The CPR appears tocurrently be doing its best to derail the county comp plan process to form itinto its own image of individual property rights – at the cost of the rightsand values of many other individuals in the county. The CPR is headed by thosewho profit financially from extensive subdivision, small lot sizes, large-scaledevelopment and elimination of environmental protections. These folks haveremoved the community input that was already part of the early drafts of thecomp plan. Those whose philosophies exclude the public benefit as a legitimateconcern are doing their best to convince property owners that sensiblecommunity planning and regulations to control unbalanced, unsustainable growth,is not in their interest. They are trying to convince people that theirproperty rights trump individual, community and social responsibility andethical behavior – not to mention just plain good neighborliness. And these CPRleaders are doing this so they can make profits by chopping up as many piecesof productive agricultural and natural land as possible, while using the catchphrase “individual property rights.” As local farmers fail in the bad economyand progressively unpredictable weather, these people seeking fast profits areleading the charge to divide, subdivide and create sprawl – all to thedetriment of the quiet, peaceful, secure and simple life many of us havechosen.

And that is where we, alsopeople of Okanogan County, desperately disagree with the CPR. The CPR chose toignore the well-publicized neighborhood meetings for the Comp Plan, and nowwant to eliminate the two years of work by those citizens who cared enough toattend. But we do have our rights, our dreams, our needs, and our sense ofindividual, social and environmental responsibility. And we do not want thoserights and aspirations supplanted by the CPR’s own very undemocratic agenda.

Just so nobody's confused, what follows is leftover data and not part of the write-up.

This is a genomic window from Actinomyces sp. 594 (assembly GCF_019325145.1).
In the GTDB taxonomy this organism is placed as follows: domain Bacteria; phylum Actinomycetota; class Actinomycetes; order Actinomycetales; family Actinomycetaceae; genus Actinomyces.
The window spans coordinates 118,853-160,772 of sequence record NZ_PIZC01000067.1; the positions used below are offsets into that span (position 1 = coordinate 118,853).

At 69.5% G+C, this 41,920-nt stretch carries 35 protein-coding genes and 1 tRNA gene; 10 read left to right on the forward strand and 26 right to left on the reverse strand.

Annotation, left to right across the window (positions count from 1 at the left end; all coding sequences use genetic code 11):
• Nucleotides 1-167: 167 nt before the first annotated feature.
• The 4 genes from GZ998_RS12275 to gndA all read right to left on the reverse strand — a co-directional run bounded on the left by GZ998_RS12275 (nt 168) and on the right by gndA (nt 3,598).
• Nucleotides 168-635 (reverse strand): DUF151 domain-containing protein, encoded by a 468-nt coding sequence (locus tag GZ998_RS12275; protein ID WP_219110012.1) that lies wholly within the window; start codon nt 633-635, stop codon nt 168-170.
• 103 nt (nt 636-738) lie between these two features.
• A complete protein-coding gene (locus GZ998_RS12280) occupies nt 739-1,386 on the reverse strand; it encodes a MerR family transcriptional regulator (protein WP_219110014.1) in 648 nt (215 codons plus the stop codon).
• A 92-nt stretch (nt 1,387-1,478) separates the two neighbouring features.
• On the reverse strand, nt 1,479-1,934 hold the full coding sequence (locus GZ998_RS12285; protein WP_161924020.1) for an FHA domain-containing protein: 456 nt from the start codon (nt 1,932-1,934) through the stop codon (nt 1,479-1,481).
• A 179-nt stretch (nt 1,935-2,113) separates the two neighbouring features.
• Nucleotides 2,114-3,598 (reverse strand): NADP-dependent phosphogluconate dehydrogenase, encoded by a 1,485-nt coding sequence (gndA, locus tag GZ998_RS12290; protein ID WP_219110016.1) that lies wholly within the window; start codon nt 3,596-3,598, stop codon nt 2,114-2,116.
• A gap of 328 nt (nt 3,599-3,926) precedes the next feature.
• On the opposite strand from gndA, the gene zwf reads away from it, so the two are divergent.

We are also small businessowners, small organic and conventional farmers, teachers, nurses, doctors andeveryday citizens who insist on having an equal voice in the comprehensive planprocess. County Commissioners, please know that the CPR does not speak for allof us. To the extent that we can all find common ground in this contentiousplanning process, we welcome open dialogue and even third party arbitration ifnecessary to fairly settle our differences.

&amp;#160;We ask the elected officials of Okanogan County to take a standfor the dreams and hopes of the average citizen instead of the developmentinterests that have a history of destroying community values.< /span>

WithRegards and Concerns,

BuckOrndorff, Representative

Citizensfor a Sustainable Okanogan

They’ve got spirit, yes they do

This is to acknowledge thegirls that make up the Oroville Wrestling Cheer Squad for their dedication,spirit, work and commitment. This is not to overlook the sheer stay-to-it-nesswhen they were told they could not do it, or could not use it. The Cheer Squadsuffered in the funding cuts that the school district was going through. Thesegirls went to two school board meetings to ask to participate. They had a plan.They were also under informed as to the procedures at a school board meeting.The school board did say that if a parent supervisor was available it couldproceed. A parent volunteered at the meeting. The supervisor distributed somesurplus uniforms and they took them home to wash and try on. And they werescreaming at the top of their lungs, Go Hornets!